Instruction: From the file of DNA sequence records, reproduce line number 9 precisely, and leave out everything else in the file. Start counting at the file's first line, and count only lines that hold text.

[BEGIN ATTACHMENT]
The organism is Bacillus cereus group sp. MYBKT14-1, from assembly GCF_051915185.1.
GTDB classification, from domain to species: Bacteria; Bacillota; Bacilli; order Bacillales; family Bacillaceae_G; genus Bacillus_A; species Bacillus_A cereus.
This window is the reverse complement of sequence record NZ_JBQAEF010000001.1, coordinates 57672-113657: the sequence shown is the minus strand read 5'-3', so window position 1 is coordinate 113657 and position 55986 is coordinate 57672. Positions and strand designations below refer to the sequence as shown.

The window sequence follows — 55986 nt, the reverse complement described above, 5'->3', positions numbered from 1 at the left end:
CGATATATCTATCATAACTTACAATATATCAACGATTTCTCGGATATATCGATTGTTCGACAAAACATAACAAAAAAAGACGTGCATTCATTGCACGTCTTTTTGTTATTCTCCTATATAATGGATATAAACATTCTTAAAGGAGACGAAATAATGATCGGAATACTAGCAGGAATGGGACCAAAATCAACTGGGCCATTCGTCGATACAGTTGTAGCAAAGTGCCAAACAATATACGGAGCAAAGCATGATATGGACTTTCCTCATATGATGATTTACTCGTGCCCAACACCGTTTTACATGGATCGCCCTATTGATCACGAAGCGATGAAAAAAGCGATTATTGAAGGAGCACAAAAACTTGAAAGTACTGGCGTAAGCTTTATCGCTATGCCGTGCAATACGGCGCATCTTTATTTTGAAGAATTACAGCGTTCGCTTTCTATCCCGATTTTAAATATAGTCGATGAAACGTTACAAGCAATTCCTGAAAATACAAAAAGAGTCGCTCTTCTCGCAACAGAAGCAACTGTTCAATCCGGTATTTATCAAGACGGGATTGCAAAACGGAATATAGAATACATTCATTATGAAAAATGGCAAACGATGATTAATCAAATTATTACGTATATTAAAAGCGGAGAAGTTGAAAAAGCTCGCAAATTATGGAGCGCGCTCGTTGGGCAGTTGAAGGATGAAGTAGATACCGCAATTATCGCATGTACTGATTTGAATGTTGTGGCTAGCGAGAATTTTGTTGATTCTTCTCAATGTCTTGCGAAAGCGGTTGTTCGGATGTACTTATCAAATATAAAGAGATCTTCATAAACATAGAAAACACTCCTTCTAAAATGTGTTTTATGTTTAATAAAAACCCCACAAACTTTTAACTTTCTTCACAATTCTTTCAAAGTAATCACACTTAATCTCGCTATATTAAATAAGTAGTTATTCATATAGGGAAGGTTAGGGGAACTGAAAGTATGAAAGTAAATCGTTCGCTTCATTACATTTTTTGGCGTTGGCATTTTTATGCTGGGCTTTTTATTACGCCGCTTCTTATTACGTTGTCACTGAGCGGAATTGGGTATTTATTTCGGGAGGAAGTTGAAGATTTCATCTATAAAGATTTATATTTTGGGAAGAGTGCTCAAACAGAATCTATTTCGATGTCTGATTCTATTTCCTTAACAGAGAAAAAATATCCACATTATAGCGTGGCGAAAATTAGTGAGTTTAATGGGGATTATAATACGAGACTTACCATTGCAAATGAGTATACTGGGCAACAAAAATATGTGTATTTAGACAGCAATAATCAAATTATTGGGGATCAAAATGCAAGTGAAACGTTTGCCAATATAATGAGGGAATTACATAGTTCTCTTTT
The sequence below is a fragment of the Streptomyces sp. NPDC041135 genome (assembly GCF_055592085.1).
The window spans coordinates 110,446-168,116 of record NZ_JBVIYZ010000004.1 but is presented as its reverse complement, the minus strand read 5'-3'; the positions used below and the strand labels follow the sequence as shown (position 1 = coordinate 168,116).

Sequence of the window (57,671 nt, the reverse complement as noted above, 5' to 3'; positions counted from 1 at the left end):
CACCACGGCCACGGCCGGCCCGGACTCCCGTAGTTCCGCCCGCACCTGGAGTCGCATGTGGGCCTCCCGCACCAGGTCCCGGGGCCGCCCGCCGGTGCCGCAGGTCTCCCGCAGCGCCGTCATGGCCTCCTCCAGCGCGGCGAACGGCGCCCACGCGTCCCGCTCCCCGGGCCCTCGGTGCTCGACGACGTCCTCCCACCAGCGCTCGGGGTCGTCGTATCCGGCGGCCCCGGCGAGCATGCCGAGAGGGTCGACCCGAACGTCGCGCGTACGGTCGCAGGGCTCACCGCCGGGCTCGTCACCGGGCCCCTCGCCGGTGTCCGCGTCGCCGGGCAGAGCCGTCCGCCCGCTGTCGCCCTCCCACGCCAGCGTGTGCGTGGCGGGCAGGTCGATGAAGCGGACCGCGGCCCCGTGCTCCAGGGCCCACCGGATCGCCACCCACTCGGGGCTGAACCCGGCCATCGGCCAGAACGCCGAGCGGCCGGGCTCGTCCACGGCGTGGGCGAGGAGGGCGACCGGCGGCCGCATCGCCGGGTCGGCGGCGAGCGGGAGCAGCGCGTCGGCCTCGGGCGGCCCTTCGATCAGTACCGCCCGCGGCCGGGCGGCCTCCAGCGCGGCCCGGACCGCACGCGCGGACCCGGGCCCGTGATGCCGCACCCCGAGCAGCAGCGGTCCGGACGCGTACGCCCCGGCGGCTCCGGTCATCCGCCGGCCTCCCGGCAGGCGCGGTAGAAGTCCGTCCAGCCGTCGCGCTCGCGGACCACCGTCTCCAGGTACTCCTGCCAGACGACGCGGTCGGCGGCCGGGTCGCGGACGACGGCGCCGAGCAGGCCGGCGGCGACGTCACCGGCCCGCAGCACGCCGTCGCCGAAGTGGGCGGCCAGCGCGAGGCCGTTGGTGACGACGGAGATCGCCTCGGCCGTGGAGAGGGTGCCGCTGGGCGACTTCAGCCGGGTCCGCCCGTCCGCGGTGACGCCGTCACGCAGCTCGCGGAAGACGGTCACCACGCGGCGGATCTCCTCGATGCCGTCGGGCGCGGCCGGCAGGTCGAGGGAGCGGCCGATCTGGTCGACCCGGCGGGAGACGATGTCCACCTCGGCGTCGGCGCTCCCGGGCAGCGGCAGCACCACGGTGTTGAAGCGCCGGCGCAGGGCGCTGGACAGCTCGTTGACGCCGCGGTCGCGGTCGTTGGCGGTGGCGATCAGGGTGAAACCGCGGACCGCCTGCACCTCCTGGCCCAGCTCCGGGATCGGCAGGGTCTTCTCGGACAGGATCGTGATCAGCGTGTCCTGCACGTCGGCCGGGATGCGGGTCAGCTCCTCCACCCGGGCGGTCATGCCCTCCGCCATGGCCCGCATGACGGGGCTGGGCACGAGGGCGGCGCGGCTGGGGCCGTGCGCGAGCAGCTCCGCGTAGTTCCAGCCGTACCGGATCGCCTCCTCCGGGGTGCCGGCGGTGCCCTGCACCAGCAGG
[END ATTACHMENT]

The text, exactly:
CACCACGGCCACGGCCGGCCCGGACTCCCGTAGTTCCGCCCGCACCTGGAGTCGCATGTGGGCCTCCCGCACCAGGTCCCGGGGCCGCCCGCCGGTGCCGCAGGTCTCCCGCAGCGCCGTCATGGCCTCCTCCAGCGCGGCGAACGGCGCCCACGCGTCCCGCTCCCCGGGCCCTCGGTGCTCGACGACGTCCTCCCACCAGCGCTCGGGGTCGTCGTATCCGGCGGCCCCGGCGAGCATGCCGAGAGGGTCGACCCGAACGTCGCGCGTACGGTCGCAGGGCTCACCGCCGGGCTCGTCACCGGGCCCCTCGCCGGTGTCCGCGTCGCCGGGCAGAGCCGTCCGCCCGCTGTCGCCCTCCCACGCCAGCGTGTGCGTGGCGGGCAGGTCGATGAAGCGGACCGCGGCCCCGTGCTCCAGGGCCCACCGGATCGCCACCCACTCGGGGCTGAACCCGGCCATCGGCCAGAACGCCGAGCGGCCGGGCTCGTCCACGGCGTGGGCGAGGAGGGCGACCGGCGGCCGCATCGCCGGGTCGGCGGCGAGCGGGAGCAGCGCGTCGGCCTCGGGCGGCCCTTCGATCAGTACCGCCCGCGGCCGGGCGGCCTCCAGCGCGGCCCGGACCGCACGCGCGGACCCGGGCCCGTGATGCCGCACCCCGAGCAGCAGCGGTCCGGACGCGTACGCCCCGGCGGCTCCGGTCATCCGCCGGCCTCCCGGCAGGCGCGGTAGAAGTCCGTCCAGCCGTCGCGCTCGCGGACCACCGTCTCCAGGTACTCCTGCCAGACGACGCGGTCGGCGGCCGGGTCGCGGACGACGGCGCCGAGCAGGCCGGCGGCGACGTCACCGGCCCGCAGCACGCCGTCGCCGAAGTGGGCGGCCAGCGCGAGGCCGTTGGTGACGACGGAGATCGCCTCGGCCGTGGAGAGGGTGCCGCTGGGCGACTTCAGCCGGGTCCGCCCGTCCGCGGTGACGCCGTCACGCAGCTCGCGGAAGACGGTCACCACGCGGCGGATCTCCTCGATGCCGTCGGGCGCGGCCGGCAGGTCGAGGGAGCGGCCGATCTGGTCGACCCGGCGGGAGACGATGTCCACCTCGGCGTCGGCGCTCCCGGGCAGCGGCAGCACCACGGTGTTGAAGCGCCGGCGCAGGGCGCTGGACAGCTCGTTGACGCCGCGGTCGCGGTCGTTGGCGGTGGCGATCAGGGTGAAACCGCGGACCGCCTGCACCTCCTGGCCCAGCTCCGGGATCGGCAGGGTCTTCTCGGACAGGATCGTGATCAGCGTGTCCTGCACGTCGGCCGGGATGCGGGTCAGCTCCTCCACCCGGGCGGTCATGCCCTCCGCCATGGCCCGCATGACGGGGCTGGGCACGAGGGCGGCGCGGCTGGGGCCGTGCGCGAGCAGCTCCGCGTAGTTCCAGCCGTACCGGATCGCCTCCTCCGGGGTGCCGGCGGTGCCCTGCACCAGCAGG